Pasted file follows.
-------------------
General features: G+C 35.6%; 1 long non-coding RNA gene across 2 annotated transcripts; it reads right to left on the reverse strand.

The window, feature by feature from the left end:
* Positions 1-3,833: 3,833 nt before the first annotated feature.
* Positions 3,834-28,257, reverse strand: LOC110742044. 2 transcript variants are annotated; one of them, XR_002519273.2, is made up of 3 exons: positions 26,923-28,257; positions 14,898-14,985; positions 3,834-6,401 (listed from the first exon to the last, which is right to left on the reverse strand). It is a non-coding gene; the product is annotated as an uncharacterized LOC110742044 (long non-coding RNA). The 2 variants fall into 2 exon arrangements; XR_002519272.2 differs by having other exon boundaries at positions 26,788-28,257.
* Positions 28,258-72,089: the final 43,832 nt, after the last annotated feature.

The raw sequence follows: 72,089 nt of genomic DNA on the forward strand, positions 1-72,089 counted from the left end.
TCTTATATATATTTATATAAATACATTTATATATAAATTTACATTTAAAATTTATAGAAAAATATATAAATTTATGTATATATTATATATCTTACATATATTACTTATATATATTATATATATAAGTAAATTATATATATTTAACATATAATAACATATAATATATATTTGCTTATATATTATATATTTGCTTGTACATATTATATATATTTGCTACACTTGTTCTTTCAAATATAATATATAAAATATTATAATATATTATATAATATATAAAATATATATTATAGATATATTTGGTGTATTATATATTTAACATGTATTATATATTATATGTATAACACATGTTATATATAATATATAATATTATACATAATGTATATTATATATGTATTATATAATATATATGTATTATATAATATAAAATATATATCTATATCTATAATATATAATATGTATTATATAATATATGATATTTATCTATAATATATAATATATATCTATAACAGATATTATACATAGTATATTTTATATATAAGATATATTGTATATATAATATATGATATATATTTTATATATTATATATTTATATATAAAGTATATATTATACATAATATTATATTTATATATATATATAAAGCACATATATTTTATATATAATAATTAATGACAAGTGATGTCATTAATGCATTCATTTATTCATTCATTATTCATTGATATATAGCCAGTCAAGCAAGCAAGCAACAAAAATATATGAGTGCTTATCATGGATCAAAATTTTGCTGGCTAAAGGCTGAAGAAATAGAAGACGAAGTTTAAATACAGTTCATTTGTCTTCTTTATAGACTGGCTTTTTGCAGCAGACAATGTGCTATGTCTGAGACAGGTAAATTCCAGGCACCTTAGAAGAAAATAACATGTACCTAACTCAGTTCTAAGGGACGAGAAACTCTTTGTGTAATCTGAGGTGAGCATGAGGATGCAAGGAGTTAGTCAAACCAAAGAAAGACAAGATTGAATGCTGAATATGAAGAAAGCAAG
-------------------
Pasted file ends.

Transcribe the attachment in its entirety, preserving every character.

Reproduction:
General features: G+C 35.6%; 1 long non-coding RNA gene across 2 annotated transcripts; it reads right to left on the reverse strand.

The window, feature by feature from the left end:
* Positions 1-3,833: 3,833 nt before the first annotated feature.
* Positions 3,834-28,257, reverse strand: LOC110742044. 2 transcript variants are annotated; one of them, XR_002519273.2, is made up of 3 exons: positions 26,923-28,257; positions 14,898-14,985; positions 3,834-6,401 (listed from the first exon to the last, which is right to left on the reverse strand). It is a non-coding gene; the product is annotated as an uncharacterized LOC110742044 (long non-coding RNA). The 2 variants fall into 2 exon arrangements; XR_002519272.2 differs by having other exon boundaries at positions 26,788-28,257.
* Positions 28,258-72,089: the final 43,832 nt, after the last annotated feature.

The raw sequence follows: 72,089 nt of genomic DNA on the forward strand, positions 1-72,089 counted from the left end.
TCTTATATATATTTATATAAATACATTTATATATAAATTTACATTTAAAATTTATAGAAAAATATATAAATTTATGTATATATTATATATCTTACATATATTACTTATATATATTATATATATAAGTAAATTATATATATTTAACATATAATAACATATAATATATATTTGCTTATATATTATATATTTGCTTGTACATATTATATATATTTGCTACACTTGTTCTTTCAAATATAATATATAAAATATTATAATATATTATATAATATATAAAATATATATTATAGATATATTTGGTGTATTATATATTTAACATGTATTATATATTATATGTATAACACATGTTATATATAATATATAATATTATACATAATGTATATTATATATGTATTATATAATATATATGTATTATATAATATAAAATATATATCTATATCTATAATATATAATATGTATTATATAATATATGATATTTATCTATAATATATAATATATATCTATAACAGATATTATACATAGTATATTTTATATATAAGATATATTGTATATATAATATATGATATATATTTTATATATTATATATTTATATATAAAGTATATATTATACATAATATTATATTTATATATATATATAAAGCACATATATTTTATATATAATAATTAATGACAAGTGATGTCATTAATGCATTCATTTATTCATTCATTATTCATTGATATATAGCCAGTCAAGCAAGCAAGCAACAAAAATATATGAGTGCTTATCATGGATCAAAATTTTGCTGGCTAAAGGCTGAAGAAATAGAAGACGAAGTTTAAATACAGTTCATTTGTCTTCTTTATAGACTGGCTTTTTGCAGCAGACAATGTGCTATGTCTGAGACAGGTAAATTCCAGGCACCTTAGAAGAAAATAACATGTACCTAACTCAGTTCTAAGGGACGAGAAACTCTTTGTGTAATCTGAGGTGAGCATGAGGATGCAAGGAGTTAGTCAAACCAAAGAAAGACAAGATTGAATGCTGAATATGAAGAAAGCAAG